Calum Worthy knew his appearance at the Toronto International Film Festival for Thursday’s world première of Bodied would be dramatically different than his last official visit.
Worthy, 26, was just a kid when he made his festival debut in 2002. It was to promote I Was a Rat, the BBC children’s series he starred in with Tom Conti and Brenda Fricker.
“That was one of the first times I saw myself on a movie screen in a theatre, so I was blown away,” said the red-haired actor.
“He’s not in the children’s section anymore,” said his mother, Sandra Webster Worthy, with a laugh. Webster Worthy and her husband, David, reunited with their son for his return as star of the controversial R-rated rap satire.
The Claremont Secondary School graduate plays a grad student thrown into the battle-rap culture in the film, produced by Eminem and directed by Joseph Khan, whose credits include directing the music videos for Eminem’s Without Me and Love The Way You Lie.
While Worthy hadn’t met the rap icon before Thursday’s première, he had become fully immersed in the world of battle rap, which features competing rappers who artistically brag and insult each other.
His co-stars in the film include Alex Larsen, a.k.a. rapper Kid Twist, who co-wrote the screenplay with Khan, as well as Madness, Dizaster, Loaded Lux and Hollow Da Don. As part of a heavy promotional push for the film, which the Hollywood Reporter, Variety and Rolling Stone have described as one of the festival’s most hotly anticipated entries, veteran battle rappers Kid Twist and Madness had a showdown on King Street Thursday night.
“I had a sneaking suspicion it was going to create a little controversy and be talked about, because Joseph did such a wonderful job putting it together,” Worthy said. “He really is a genius.”
His character’s proficiency at pulling off a style of rapping that originated on the streets before going mainstream sparks anger and tension in the film.
“I was aware people would have different opinions,” said Worthy, the only battle rapper who isn’t an internationally known competitor in a film that tackles racism and other hot-button issues.
“We don’t say anything [about racism]. We just ask a lot of questions, and when people leave, they’ll have their own discussions about topics like cultural appropriation and race and freedom of speech.”
While Bodied is another example of Worthy’s decision to stretch dramatically, he’s aware his character’s profanity might raise eyebrows after his success on Austin & Ally and other Disney projects.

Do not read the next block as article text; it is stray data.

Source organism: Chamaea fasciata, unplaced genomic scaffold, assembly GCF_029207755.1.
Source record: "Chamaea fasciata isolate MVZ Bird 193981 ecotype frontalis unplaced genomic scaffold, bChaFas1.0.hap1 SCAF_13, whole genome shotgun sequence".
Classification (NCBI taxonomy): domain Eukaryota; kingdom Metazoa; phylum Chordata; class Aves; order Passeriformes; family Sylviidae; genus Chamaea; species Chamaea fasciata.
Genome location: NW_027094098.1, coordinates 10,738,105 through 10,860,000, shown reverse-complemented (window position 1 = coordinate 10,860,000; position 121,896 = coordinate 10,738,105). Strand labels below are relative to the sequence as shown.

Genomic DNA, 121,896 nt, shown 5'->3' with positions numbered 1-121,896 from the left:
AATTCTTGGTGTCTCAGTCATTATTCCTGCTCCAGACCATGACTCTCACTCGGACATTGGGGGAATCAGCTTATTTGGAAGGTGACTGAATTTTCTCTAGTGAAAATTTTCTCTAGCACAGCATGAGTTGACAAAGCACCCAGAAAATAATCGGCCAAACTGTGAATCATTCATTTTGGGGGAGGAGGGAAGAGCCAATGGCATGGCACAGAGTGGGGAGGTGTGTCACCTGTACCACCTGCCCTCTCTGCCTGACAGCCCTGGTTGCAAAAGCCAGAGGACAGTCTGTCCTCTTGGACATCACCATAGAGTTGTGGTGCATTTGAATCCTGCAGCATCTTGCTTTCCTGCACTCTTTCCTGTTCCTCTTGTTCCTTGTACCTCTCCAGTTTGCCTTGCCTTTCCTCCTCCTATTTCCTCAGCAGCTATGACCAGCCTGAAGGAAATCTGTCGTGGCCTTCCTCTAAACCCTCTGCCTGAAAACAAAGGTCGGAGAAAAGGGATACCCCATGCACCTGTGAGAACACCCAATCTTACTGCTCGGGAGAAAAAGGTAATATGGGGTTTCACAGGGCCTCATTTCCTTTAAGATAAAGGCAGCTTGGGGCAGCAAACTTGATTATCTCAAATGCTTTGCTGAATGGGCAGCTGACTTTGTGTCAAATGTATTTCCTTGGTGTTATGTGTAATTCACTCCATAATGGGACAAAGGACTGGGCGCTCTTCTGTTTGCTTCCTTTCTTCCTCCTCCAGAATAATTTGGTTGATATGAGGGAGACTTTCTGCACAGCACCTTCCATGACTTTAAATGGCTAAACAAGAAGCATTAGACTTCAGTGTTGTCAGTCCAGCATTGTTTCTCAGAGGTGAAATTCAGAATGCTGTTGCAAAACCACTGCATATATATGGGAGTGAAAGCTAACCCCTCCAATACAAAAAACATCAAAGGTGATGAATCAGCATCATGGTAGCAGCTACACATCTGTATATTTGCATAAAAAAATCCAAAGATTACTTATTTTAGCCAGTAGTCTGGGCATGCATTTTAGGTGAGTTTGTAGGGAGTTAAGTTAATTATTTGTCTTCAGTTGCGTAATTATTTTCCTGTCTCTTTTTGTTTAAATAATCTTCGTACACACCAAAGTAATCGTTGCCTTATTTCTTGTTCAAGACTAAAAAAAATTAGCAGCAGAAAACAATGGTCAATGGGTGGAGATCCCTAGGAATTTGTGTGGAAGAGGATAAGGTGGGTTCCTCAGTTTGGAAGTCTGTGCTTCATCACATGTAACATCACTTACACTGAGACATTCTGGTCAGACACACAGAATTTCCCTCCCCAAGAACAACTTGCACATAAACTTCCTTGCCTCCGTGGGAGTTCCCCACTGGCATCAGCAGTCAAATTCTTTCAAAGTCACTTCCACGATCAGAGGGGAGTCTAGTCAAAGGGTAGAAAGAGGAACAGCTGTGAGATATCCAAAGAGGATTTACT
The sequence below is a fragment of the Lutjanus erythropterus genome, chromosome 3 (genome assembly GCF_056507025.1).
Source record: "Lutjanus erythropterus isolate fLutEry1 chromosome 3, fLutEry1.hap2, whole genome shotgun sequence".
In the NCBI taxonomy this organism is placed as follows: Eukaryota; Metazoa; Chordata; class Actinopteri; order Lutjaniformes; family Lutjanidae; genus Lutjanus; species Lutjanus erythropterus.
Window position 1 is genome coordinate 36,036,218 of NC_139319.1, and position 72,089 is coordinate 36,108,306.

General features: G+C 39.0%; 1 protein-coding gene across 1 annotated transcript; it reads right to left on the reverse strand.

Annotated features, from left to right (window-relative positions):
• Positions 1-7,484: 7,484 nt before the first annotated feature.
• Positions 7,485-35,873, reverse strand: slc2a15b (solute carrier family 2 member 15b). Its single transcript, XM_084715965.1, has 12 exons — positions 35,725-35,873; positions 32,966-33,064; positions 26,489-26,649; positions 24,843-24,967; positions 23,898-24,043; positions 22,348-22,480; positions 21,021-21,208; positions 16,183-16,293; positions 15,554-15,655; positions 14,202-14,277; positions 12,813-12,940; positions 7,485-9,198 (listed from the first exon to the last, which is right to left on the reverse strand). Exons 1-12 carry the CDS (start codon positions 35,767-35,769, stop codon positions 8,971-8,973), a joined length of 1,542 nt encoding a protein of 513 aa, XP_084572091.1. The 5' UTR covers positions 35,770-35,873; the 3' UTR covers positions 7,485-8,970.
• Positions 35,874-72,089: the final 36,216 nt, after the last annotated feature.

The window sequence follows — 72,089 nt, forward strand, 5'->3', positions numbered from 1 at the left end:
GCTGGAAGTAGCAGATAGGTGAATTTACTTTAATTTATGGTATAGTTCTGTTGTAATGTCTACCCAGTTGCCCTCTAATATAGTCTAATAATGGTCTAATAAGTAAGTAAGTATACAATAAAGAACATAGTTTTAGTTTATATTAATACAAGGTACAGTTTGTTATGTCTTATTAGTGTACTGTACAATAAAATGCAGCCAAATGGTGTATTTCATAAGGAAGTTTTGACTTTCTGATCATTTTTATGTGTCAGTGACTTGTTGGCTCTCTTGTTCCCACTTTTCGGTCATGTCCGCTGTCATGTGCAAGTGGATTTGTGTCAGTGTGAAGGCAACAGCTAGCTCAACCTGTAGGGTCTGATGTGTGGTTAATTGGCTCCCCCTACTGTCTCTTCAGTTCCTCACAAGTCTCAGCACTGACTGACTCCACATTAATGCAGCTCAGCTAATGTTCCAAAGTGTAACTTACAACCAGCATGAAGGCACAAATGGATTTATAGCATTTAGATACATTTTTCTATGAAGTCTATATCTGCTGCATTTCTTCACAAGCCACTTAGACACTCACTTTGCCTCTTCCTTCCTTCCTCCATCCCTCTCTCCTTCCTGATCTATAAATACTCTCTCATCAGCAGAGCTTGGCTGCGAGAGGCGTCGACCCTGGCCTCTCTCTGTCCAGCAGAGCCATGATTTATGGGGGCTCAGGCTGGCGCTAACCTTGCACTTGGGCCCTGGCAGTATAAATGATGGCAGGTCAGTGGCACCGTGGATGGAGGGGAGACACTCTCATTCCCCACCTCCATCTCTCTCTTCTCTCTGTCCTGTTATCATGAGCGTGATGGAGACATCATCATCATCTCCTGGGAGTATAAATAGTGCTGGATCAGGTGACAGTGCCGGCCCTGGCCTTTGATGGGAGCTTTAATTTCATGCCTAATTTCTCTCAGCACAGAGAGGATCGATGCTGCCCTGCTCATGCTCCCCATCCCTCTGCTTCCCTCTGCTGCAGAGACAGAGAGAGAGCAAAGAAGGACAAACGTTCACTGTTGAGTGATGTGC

“It’s definitely not for the Disney Channel audience,” he said.
“I love the fans I’ve gained from being on Disney Channel, but I also want to work with great storytellers and that involves taking some risk.”
Describing Eminem as “the soundtrack of my life since I was about 14,” Worthy said he has watched Eminem’s hit movie 8 Mile at least a dozen times.
He also watched several rap battles online, and worked with Larsen to discover what he’d sound like as a rapper.
“I’ve been a fan of rap music, but I never thought I’d ever rap myself,” Worthy said.
“These guys are such unbelievable artists and poets. When I worked with them, I realized I was in over my head. But they were amazing and got me to a place where I could pull it off.”
For Worthy, a big plus was getting to work with Anthony Michael Hall, the former 1980s Brat Packer who plays his father in Bodied.
Worthy said in acting class, he had done Hall’s monologues from The Breakfast Club. “So it was really cool to work with him,” he said. “There’s not that many gingers out there, so we’ve got to stick together.”
In addition to his star turn in Bodied, Worthy will be seen as Speedball in Marvel’s New Warriors, Freeform’s new live-action comedy series premièring next year.
He also stars in American Vandal, the Netflix satirical true-crime series premièring Sept. 15. He plays a student at a high school rocked by an act of vandalism — phallic images painted on teachers’ cars.
“When I first auditioned, I didn’t even know what the show was,” Worthy said.
A combination of scripted and unscripted material, the eight-part mockumentary skewers true-crime series such as Making a Murderer and The Jinx.
Cast members were given brief descriptions of their characters’ back stories after filming began, then subjected to lengthy on-camera interviews, answering questions as if being filmed for a documentary, he said.
“Every day, it was as if we were making a dramatic piece, but instead of saying the word ‘murder,’ we said the word ‘penis,’ ” he said.
“I had so much fun.”